Macronutrients

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Macronutrients

Last week on Gus’ Guide to Peak Performance we discussed micronutrients. This week I will be discussing the topic of macronutrients. 

 

“Macronutrients are the nutritive components of food that the body needs for energy and to maintain the body’s structure and systems,” says renowned dietitian Lindsey Wohlford. Macronutrients are split into three separate groups: carbohydrates, proteins and fats. Macronutrients are the basis of calories that a person consumes in a day. Many apps and websites help people track their calories and macronutrients in a simple and effective way. One of the most commonly used apps is myfitnesspal. These are great tools for people who are very serious about weight loss or weight gain. 

 

Protein is a crucial macronutrient in both muscle gain and retention. Each gram of protein has 4 calories and it is commonly said that a person should consume anywhere between .5-1.5 times their body weight in grams of protein and protein should account from about 20-30% of someone’s caloric intake. Of course this all depends on what the person is trying to accomplish. According to webMD, when protein accounts for more than 30% in a person’s caloric intake problems can be caused. These problems are the possibility of a toxic build up of ketones which can thrust your kidneys into overdrive and ultimately prohibit one’s ability to gain muscle. Some good options for intaking lean protein are chicken, fish, Greek yogurt, lean beef, or whey protein available in many forms. 

 

Carbohydrates are the main source of energy in the body. Each gram of carbohydrate has 4 calories and they should make up the majority of a person’s calorie intake. They occur in plant foods (wheat, rye, etc) and dairy products and consist of sugars, starches, and fibers. Carbohydrates of all forms are turned into glucose and raise blood sugar. The only difference is the speed they are broken down in the body. Although carbs commonly get a bad rap for causing weight gain whole grains and fruits are great foods when consumed in moderation. They are split into two different groups simple, and complex which goes back into the speed of them being broken down into glucose. Some good sources of simple carbs are fruits and dairy whereas good sources of complex carbs are bread, rice, and potatoes.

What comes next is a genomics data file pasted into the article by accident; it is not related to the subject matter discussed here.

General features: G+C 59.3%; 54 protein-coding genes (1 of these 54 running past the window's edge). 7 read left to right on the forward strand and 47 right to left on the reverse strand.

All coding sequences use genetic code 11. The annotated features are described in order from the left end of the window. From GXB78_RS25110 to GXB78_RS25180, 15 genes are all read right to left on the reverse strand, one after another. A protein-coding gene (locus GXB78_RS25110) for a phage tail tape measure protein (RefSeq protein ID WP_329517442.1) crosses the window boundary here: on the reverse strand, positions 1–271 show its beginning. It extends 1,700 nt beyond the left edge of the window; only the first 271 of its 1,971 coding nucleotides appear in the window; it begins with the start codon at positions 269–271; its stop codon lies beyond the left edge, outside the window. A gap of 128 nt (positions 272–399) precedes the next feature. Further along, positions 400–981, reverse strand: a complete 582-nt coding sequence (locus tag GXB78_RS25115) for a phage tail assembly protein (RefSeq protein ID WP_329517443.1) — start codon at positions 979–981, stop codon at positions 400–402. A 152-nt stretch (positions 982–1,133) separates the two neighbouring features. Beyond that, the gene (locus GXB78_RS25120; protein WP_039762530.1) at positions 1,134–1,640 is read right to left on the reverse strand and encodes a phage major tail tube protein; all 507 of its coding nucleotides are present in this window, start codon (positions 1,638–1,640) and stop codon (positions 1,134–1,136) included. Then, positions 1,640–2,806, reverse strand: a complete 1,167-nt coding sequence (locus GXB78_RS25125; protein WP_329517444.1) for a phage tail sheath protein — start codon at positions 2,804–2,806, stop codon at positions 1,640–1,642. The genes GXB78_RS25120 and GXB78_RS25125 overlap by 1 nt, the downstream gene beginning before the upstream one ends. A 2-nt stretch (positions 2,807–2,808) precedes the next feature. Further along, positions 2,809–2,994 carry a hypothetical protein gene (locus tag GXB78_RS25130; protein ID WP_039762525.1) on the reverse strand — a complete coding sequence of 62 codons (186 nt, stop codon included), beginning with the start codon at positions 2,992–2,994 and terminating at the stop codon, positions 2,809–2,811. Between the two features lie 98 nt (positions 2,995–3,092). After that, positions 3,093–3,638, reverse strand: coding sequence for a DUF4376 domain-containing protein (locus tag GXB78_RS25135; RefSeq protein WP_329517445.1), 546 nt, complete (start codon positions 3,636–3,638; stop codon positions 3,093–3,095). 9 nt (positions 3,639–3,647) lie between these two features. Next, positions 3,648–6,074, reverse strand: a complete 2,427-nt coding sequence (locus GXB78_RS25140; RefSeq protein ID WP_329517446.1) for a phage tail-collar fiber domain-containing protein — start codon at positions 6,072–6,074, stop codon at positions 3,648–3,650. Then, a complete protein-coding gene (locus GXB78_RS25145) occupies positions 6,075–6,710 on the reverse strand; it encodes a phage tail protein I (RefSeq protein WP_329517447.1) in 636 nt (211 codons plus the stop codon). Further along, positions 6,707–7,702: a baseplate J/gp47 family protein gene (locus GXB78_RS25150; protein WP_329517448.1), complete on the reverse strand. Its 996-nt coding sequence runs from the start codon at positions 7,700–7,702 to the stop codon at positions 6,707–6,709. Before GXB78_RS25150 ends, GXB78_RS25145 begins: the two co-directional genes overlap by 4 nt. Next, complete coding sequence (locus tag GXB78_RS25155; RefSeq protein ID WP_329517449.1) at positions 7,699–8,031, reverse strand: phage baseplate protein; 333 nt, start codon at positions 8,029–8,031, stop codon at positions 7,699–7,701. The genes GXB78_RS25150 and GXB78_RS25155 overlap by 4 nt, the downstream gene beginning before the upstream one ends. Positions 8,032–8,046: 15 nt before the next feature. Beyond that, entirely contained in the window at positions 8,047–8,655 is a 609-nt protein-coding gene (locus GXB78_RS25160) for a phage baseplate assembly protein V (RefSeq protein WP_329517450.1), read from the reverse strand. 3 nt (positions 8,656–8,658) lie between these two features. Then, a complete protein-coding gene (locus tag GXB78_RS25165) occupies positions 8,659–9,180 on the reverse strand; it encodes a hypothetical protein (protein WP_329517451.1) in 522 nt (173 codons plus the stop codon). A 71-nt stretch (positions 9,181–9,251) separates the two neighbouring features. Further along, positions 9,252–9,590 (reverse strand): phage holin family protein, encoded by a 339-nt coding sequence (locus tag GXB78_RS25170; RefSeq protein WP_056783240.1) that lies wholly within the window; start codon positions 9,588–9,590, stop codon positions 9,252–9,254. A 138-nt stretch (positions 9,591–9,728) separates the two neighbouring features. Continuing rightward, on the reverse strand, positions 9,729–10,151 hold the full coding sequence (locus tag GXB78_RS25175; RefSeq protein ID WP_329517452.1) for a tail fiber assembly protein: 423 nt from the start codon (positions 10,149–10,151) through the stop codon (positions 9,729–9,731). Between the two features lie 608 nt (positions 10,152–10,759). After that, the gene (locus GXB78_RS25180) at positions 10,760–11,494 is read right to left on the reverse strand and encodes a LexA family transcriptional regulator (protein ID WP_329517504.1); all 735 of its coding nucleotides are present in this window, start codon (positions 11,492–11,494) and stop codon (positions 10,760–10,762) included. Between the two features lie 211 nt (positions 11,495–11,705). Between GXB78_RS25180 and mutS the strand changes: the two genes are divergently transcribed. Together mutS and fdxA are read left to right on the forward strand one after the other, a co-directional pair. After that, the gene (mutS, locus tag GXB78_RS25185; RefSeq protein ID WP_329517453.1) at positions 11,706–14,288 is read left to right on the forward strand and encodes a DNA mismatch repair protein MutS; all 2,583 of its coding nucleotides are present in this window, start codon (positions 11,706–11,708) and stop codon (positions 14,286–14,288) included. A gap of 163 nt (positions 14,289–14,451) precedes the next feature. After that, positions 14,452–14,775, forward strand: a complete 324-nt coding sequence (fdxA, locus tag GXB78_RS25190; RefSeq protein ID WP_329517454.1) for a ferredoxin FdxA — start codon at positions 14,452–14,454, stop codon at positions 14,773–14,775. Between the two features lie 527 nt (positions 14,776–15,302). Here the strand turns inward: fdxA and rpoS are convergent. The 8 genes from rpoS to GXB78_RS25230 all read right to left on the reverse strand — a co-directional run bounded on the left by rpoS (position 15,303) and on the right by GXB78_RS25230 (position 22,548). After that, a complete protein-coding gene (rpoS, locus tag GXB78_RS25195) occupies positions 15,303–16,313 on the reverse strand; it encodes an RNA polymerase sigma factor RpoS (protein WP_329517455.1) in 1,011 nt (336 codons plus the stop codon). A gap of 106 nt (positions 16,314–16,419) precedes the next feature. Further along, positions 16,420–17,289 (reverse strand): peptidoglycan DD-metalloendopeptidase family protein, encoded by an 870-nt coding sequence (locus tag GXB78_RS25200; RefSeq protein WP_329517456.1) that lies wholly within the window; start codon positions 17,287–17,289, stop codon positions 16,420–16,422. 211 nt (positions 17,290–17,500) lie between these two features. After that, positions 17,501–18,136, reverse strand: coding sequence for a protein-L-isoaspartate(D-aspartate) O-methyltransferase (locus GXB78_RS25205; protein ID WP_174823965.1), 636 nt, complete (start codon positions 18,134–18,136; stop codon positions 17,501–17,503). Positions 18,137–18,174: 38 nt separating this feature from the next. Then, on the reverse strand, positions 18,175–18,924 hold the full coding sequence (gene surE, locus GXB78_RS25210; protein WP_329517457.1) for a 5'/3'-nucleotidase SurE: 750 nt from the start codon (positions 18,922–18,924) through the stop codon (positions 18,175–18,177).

The final group is fats. According to Harvard studies, “Fat helps give your body energy, protects your organs, supports cell growth, keeps cholesterol and blood pressure under control, and helps your body absorb vital nutrients.” There are 9 calories per gram of fat making them the most calorie dense macro. There are two types of fats seen in US foods saturated and unsaturated. You may have heard of another type called trans fats but they have been basically cut out from US food production by the FDA. Saturated fats are the quote on quote bad fats that should be avoided most of the time. These come from foods such beef, pork, and highly processed foods. Unsaturated fats are the healthier fats and can be found in avocados, nuts, and plant oils. The reason saturated fats are considered bad is because they raise LDL cholesterol which is bad for the body. Whereas unsaturated fats raise HDL cholesterol which is good for the body. Vasanti Malik, a Harvard research scientist says, “You want to have a high HDL-to-LDL ratio, and unsaturated fats can help with this.”

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